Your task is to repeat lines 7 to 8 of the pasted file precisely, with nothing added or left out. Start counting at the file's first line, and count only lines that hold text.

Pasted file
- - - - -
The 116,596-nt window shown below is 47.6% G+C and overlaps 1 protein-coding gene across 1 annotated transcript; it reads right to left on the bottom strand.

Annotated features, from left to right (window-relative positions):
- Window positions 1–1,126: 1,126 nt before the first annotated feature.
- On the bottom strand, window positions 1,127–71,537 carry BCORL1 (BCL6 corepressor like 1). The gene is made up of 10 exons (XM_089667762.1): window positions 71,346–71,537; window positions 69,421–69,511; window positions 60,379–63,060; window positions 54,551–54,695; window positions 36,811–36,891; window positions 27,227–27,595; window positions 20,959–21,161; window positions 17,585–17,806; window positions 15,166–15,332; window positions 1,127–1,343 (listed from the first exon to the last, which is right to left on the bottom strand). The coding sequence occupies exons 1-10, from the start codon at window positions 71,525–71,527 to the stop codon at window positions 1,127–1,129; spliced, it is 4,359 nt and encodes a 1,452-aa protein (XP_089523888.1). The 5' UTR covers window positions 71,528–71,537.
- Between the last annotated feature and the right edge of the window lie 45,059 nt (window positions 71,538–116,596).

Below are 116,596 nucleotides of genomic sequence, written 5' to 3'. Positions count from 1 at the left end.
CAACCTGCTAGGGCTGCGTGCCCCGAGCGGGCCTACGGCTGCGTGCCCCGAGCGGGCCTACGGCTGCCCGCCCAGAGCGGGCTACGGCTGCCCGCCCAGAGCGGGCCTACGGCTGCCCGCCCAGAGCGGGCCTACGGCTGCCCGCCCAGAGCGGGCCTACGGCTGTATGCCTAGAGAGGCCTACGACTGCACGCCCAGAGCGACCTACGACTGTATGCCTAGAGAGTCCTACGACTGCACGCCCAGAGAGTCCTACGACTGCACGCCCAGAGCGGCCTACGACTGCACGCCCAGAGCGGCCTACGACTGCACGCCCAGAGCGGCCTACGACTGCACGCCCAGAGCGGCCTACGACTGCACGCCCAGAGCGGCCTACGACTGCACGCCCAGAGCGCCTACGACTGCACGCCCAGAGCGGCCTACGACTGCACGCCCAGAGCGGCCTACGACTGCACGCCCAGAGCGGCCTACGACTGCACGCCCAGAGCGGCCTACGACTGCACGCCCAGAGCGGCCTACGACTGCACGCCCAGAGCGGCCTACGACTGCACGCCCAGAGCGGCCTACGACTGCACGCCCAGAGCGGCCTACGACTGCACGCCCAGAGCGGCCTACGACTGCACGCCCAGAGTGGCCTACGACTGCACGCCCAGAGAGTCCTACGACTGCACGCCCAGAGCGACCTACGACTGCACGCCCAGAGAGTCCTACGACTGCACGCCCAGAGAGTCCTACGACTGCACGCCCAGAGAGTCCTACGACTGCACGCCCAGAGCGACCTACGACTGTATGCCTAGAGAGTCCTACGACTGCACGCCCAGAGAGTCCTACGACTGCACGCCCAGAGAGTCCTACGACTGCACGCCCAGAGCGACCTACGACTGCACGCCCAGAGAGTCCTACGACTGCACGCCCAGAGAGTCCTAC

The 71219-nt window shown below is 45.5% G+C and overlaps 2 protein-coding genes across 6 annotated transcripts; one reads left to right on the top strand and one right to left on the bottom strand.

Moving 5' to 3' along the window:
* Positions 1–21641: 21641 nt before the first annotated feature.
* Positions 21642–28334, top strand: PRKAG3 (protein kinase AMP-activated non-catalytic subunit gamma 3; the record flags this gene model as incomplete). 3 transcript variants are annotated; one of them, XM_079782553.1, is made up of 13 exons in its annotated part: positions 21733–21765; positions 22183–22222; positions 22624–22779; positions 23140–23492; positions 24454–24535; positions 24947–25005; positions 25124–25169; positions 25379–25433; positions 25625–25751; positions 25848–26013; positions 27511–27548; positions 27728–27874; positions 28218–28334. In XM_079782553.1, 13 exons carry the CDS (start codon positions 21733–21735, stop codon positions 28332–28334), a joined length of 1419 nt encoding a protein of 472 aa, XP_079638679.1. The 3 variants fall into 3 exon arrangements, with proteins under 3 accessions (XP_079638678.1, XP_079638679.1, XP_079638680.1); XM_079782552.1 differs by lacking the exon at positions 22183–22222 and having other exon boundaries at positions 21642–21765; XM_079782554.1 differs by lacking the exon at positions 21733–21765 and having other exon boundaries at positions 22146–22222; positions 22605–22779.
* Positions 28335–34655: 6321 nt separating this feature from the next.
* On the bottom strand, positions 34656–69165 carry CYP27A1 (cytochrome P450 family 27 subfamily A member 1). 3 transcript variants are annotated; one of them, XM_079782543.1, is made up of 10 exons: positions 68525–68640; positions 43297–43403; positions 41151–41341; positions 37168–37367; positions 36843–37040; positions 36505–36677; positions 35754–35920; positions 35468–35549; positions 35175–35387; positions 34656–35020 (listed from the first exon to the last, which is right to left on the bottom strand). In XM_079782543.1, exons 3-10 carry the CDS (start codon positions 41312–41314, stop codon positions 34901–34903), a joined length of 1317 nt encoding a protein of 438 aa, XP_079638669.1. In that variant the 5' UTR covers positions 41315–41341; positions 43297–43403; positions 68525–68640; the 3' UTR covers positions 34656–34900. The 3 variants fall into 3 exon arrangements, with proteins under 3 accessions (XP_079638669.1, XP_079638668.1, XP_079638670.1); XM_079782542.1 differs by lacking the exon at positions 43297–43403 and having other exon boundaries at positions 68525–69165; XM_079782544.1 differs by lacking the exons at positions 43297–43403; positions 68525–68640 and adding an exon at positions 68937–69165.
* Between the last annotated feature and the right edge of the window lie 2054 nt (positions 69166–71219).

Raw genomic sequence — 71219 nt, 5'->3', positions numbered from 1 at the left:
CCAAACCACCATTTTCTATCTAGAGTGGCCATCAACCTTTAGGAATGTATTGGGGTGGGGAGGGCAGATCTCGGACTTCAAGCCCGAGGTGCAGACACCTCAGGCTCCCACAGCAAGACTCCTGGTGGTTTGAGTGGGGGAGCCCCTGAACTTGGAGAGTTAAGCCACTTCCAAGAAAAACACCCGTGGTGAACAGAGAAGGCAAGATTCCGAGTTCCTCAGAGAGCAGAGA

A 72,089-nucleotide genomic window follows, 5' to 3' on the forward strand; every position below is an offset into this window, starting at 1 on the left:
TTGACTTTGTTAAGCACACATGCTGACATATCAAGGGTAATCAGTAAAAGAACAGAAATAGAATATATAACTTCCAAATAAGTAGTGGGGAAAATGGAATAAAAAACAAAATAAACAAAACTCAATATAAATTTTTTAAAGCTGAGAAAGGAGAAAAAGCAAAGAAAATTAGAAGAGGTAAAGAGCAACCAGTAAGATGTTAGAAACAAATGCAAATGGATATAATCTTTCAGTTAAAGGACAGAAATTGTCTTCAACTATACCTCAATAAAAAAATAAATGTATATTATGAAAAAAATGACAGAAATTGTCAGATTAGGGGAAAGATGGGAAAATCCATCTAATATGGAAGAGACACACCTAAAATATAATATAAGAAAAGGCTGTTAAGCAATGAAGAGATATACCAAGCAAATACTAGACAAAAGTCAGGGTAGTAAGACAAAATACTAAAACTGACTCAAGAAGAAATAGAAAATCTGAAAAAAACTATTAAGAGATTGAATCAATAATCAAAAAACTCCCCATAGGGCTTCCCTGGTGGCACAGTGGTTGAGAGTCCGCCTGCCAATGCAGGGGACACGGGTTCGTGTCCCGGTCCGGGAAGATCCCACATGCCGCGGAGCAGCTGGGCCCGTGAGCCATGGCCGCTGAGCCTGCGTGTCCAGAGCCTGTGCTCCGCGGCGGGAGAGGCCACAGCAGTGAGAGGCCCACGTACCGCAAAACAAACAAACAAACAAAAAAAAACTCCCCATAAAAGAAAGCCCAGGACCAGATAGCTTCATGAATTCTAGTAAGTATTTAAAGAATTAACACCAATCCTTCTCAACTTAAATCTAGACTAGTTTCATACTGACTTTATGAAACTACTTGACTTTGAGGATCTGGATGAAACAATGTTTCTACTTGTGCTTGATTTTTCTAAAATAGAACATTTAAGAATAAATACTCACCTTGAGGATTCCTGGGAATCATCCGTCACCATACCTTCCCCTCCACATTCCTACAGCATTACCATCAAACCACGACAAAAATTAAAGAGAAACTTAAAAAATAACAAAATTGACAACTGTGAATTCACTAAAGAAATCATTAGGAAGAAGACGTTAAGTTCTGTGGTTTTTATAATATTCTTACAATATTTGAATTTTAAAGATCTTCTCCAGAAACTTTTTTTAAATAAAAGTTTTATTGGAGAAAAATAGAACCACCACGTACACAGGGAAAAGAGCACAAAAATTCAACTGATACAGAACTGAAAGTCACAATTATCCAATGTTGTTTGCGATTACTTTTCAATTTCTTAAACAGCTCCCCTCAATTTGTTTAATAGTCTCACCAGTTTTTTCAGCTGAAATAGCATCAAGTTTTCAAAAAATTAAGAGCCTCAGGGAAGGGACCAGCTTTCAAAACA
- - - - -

CAACCTGCTAGGGCTGCGTGCCCCGAGCGGGCCTACGGCTGCGTGCCCCGAGCGGGCCTACGGCTGCCCGCCCAGAGCGGGCTACGGCTGCCCGCCCAGAGCGGGCCTACGGCTGCCCGCCCAGAGCGGGCCTACGGCTGCCCGCCCAGAGCGGGCCTACGGCTGTATGCCTAGAGAGGCCTACGACTGCACGCCCAGAGCGACCTACGACTGTATGCCTAGAGAGTCCTACGACTGCACGCCCAGAGAGTCCTACGACTGCACGCCCAGAGCGGCCTACGACTGCACGCCCAGAGCGGCCTACGACTGCACGCCCAGAGCGGCCTACGACTGCACGCCCAGAGCGGCCTACGACTGCACGCCCAGAGCGGCCTACGACTGCACGCCCAGAGCGCCTACGACTGCACGCCCAGAGCGGCCTACGACTGCACGCCCAGAGCGGCCTACGACTGCACGCCCAGAGCGGCCTACGACTGCACGCCCAGAGCGGCCTACGACTGCACGCCCAGAGCGGCCTACGACTGCACGCCCAGAGCGGCCTACGACTGCACGCCCAGAGCGGCCTACGACTGCACGCCCAGAGCGGCCTACGACTGCACGCCCAGAGCGGCCTACGACTGCACGCCCAGAGTGGCCTACGACTGCACGCCCAGAGAGTCCTACGACTGCACGCCCAGAGCGACCTACGACTGCACGCCCAGAGAGTCCTACGACTGCACGCCCAGAGAGTCCTACGACTGCACGCCCAGAGAGTCCTACGACTGCACGCCCAGAGCGACCTACGACTGTATGCCTAGAGAGTCCTACGACTGCACGCCCAGAGAGTCCTACGACTGCACGCCCAGAGAGTCCTACGACTGCACGCCCAGAGCGACCTACGACTGCACGCCCAGAGAGTCCTACGACTGCACGCCCAGAGAGTCCTAC

The 71219-nt window shown below is 45.5% G+C and overlaps 2 protein-coding genes across 6 annotated transcripts; one reads left to right on the top strand and one right to left on the bottom strand.